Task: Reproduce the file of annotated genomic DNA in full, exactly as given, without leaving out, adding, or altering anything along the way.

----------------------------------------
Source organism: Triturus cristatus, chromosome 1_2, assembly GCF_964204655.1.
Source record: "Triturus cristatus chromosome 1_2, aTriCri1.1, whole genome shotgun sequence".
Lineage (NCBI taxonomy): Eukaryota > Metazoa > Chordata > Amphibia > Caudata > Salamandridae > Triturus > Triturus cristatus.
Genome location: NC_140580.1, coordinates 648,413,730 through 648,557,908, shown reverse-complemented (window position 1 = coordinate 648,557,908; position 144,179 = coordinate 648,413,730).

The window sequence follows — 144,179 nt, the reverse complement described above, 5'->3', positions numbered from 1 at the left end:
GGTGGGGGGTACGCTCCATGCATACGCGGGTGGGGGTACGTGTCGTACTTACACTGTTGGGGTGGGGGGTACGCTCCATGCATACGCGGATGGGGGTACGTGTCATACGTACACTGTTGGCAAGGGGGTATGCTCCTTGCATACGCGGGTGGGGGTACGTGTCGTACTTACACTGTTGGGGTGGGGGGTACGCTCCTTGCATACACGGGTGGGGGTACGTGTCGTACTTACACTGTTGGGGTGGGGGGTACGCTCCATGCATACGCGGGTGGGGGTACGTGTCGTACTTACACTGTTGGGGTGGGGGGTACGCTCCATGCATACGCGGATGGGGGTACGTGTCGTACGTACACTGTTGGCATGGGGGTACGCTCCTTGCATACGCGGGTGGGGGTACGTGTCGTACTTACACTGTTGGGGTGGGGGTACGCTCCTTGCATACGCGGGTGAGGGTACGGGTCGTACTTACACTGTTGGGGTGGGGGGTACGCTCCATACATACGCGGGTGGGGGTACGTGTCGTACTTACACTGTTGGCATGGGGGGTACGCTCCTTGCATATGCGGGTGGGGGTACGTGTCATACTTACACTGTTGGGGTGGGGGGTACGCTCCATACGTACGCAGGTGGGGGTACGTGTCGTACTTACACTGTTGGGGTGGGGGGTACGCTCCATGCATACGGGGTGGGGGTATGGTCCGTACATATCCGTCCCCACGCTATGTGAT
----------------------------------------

Source organism: Triturus cristatus, chromosome 1_2, assembly GCF_964204655.1.
Source record: "Triturus cristatus chromosome 1_2, aTriCri1.1, whole genome shotgun sequence".
Lineage (NCBI taxonomy): Eukaryota > Metazoa > Chordata > Amphibia > Caudata > Salamandridae > Triturus > Triturus cristatus.
Genome location: NC_140580.1, coordinates 648,413,730 through 648,557,908, shown reverse-complemented (window position 1 = coordinate 648,557,908; position 144,179 = coordinate 648,413,730).

The window sequence follows — 144,179 nt, the reverse complement described above, 5'->3', positions numbered from 1 at the left end:
GGTGGGGGGTACGCTCCATGCATACGCGGGTGGGGGTACGTGTCGTACTTACACTGTTGGGGTGGGGGGTACGCTCCATGCATACGCGGATGGGGGTACGTGTCATACGTACACTGTTGGCAAGGGGGTATGCTCCTTGCATACGCGGGTGGGGGTACGTGTCGTACTTACACTGTTGGGGTGGGGGGTACGCTCCTTGCATACACGGGTGGGGGTACGTGTCGTACTTACACTGTTGGGGTGGGGGGTACGCTCCATGCATACGCGGGTGGGGGTACGTGTCGTACTTACACTGTTGGGGTGGGGGGTACGCTCCATGCATACGCGGATGGGGGTACGTGTCGTACGTACACTGTTGGCATGGGGGTACGCTCCTTGCATACGCGGGTGGGGGTACGTGTCGTACTTACACTGTTGGGGTGGGGGTACGCTCCTTGCATACGCGGGTGAGGGTACGGGTCGTACTTACACTGTTGGGGTGGGGGGTACGCTCCATACATACGCGGGTGGGGGTACGTGTCGTACTTACACTGTTGGCATGGGGGGTACGCTCCTTGCATATGCGGGTGGGGGTACGTGTCATACTTACACTGTTGGGGTGGGGGGTACGCTCCATACGTACGCAGGTGGGGGTACGTGTCGTACTTACACTGTTGGGGTGGGGGGTACGCTCCATGCATACGGGGTGGGGGTATGGTCCGTACATATCCGTCCCCACGCTATGTGAT